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Li (Rui) papers
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Correspondence, diaries, other writings, printed matter and photographs relating to government policy in the People's Republic of China.
Li Rui was born in Hunan Province, China in 1917. He joined the Chinese Communist Party (CCP) in 1937, when he was a mechanical engineering student at Wuhan University. Between 1937 and 1940, he held several positions in the CCP. In 1940, Li Rui went to Yan'an and worked for the Liberation Daily. After the Japanese surrender in 1945, Li served as secretary for Gao Gang and Chen Yun. Between 1949 and 1952 he was appointed propaganda minister of the CCP Hunan Provincial Headquarters. He also served in the Ministry of Water Conservation beginning in 1955. In 1958, he became Mao Zedong's personal aide and was also the youngest deputy minister in the People's Republic of China. One year later, Li was expelled from the inner circle after he severely criticized Mao's Great Leap Forward, a policy that resulted in widespread famine across the country. Between 1967 and 1975 he was imprisoned in Beijing. After Deng Xiaoping came to power in 1978, Li was rehabilitated and allowed back into the party, where he served as Vice Minister of Water Conservation (1979-1982) and then Deputy Head of the Central Organization Department (1982-1984), one of the most powerful and secretive organs of the Communist Party and responsible for controlling personnel assignments and keeping detailed data on potential future party leaders. In his later years, Li became a keen advocate for political reform and a strong critic of the party and its top leaders. He died on February 16, 2019, at the age of 101.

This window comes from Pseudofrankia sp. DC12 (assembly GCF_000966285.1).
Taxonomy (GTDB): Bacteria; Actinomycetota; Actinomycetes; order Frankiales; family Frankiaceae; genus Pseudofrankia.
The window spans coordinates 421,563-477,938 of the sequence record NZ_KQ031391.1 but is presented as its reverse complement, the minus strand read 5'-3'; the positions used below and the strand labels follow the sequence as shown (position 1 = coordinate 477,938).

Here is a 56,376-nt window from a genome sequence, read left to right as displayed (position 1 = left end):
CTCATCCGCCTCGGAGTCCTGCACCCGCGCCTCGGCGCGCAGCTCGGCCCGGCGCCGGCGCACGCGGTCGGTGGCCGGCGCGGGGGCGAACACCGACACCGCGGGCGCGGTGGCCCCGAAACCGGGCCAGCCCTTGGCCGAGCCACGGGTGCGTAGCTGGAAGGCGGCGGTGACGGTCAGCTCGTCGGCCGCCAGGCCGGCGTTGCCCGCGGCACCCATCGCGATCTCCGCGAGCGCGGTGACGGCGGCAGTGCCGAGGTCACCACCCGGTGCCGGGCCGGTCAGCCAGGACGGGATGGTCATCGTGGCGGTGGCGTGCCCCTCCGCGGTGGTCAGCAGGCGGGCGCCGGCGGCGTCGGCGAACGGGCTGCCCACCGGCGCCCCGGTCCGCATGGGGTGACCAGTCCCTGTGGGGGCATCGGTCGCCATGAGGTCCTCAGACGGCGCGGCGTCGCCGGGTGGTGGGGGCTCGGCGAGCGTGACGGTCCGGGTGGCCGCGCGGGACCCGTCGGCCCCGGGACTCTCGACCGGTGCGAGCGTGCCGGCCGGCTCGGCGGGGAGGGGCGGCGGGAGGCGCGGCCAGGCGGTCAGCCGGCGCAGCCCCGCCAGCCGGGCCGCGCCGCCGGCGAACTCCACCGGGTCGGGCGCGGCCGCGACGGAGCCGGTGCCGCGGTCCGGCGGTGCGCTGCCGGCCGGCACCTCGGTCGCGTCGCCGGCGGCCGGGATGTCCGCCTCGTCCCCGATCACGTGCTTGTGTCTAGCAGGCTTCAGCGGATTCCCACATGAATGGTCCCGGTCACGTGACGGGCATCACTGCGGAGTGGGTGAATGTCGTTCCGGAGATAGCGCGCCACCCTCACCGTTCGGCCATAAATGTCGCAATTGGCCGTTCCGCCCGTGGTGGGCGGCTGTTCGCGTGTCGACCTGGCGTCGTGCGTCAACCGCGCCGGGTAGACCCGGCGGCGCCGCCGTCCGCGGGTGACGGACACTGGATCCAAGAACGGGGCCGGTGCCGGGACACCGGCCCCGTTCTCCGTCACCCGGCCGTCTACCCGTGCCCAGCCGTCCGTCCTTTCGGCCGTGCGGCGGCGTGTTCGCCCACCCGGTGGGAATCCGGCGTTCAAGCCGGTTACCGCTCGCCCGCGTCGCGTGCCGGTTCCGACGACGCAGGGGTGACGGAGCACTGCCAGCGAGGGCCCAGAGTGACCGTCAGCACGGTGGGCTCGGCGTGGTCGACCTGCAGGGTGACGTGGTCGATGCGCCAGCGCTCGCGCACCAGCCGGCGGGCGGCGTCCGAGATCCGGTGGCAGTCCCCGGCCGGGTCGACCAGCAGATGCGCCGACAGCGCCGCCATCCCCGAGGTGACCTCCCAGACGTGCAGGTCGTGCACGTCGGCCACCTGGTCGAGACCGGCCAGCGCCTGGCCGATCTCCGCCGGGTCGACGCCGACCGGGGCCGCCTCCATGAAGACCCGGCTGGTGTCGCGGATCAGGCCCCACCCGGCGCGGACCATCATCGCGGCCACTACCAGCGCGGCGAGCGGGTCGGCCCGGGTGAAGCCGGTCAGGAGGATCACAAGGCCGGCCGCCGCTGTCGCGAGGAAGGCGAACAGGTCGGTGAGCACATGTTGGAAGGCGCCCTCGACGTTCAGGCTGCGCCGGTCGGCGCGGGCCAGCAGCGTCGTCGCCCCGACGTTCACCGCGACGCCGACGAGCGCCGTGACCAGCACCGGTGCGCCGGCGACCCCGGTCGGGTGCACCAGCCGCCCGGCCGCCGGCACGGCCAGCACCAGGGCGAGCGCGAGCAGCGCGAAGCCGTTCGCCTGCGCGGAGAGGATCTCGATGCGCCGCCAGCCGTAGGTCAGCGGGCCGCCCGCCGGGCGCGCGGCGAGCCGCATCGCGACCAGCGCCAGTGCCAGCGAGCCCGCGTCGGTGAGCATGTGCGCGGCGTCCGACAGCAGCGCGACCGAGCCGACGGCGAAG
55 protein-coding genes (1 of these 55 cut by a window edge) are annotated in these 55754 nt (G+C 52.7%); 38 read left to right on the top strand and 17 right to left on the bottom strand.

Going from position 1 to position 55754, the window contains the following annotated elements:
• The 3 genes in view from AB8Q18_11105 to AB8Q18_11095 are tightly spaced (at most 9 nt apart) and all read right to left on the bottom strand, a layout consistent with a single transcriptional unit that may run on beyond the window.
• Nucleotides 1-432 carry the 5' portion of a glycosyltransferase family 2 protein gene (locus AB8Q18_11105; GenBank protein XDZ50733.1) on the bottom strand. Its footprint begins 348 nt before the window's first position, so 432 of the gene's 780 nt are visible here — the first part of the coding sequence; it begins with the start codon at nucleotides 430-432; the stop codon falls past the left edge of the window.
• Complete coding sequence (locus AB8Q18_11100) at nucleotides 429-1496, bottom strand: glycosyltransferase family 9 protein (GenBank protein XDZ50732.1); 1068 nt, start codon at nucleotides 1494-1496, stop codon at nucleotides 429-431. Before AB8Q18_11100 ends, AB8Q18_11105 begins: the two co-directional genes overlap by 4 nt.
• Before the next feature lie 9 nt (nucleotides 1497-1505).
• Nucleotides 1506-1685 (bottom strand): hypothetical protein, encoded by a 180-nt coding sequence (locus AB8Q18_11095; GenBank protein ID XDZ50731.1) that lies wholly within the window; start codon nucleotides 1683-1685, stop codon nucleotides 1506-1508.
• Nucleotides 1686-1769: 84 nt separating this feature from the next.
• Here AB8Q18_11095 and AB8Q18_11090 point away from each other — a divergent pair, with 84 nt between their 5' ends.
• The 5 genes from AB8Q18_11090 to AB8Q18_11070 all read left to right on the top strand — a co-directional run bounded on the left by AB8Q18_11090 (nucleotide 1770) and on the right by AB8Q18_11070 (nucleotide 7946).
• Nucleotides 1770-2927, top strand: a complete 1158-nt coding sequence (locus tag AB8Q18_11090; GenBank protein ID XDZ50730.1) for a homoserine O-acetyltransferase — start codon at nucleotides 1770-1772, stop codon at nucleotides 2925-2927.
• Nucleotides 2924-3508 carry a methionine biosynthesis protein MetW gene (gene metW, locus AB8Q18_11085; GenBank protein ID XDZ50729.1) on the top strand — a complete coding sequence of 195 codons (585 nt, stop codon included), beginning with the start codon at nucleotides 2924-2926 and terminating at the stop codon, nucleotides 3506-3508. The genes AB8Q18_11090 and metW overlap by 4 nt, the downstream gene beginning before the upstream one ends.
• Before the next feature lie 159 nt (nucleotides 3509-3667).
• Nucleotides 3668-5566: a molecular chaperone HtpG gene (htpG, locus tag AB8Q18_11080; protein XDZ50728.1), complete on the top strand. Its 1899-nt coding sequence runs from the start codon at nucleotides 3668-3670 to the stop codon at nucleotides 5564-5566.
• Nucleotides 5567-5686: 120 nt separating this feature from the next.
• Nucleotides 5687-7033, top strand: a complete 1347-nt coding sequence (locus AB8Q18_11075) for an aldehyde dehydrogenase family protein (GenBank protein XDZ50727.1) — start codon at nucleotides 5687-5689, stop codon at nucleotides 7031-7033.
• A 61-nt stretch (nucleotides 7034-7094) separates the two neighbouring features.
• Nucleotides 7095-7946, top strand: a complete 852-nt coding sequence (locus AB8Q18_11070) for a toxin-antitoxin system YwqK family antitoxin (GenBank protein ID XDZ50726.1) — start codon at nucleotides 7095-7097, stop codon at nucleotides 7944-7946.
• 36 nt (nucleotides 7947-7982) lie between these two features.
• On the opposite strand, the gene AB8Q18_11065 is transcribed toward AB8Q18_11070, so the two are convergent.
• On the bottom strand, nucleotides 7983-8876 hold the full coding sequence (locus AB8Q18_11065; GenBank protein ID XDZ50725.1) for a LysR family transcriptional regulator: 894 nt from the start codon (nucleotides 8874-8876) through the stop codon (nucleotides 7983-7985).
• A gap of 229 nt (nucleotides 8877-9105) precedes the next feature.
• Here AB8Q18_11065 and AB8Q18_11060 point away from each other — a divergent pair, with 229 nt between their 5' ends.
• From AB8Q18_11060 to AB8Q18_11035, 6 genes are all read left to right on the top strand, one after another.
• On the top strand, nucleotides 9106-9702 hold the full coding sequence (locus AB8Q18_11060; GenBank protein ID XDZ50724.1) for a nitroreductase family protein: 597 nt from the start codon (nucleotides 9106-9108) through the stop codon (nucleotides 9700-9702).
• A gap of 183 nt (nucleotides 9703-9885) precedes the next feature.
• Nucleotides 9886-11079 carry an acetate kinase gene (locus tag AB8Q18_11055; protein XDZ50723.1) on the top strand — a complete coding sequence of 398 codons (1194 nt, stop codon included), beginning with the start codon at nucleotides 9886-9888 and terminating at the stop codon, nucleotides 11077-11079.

40 manuscript boxes, digital files (16.7 Linear Feet)
For copyright status, please contact the Hoover Institution Library & Archives.
Boxes 25-40 closed; there is digitized content from this collection available. The remainder of the collection is open for research. Materials must be requested in advance via our reservation system. If there are audiovisual or digital media material in the collection, they must be reformatted before providing access.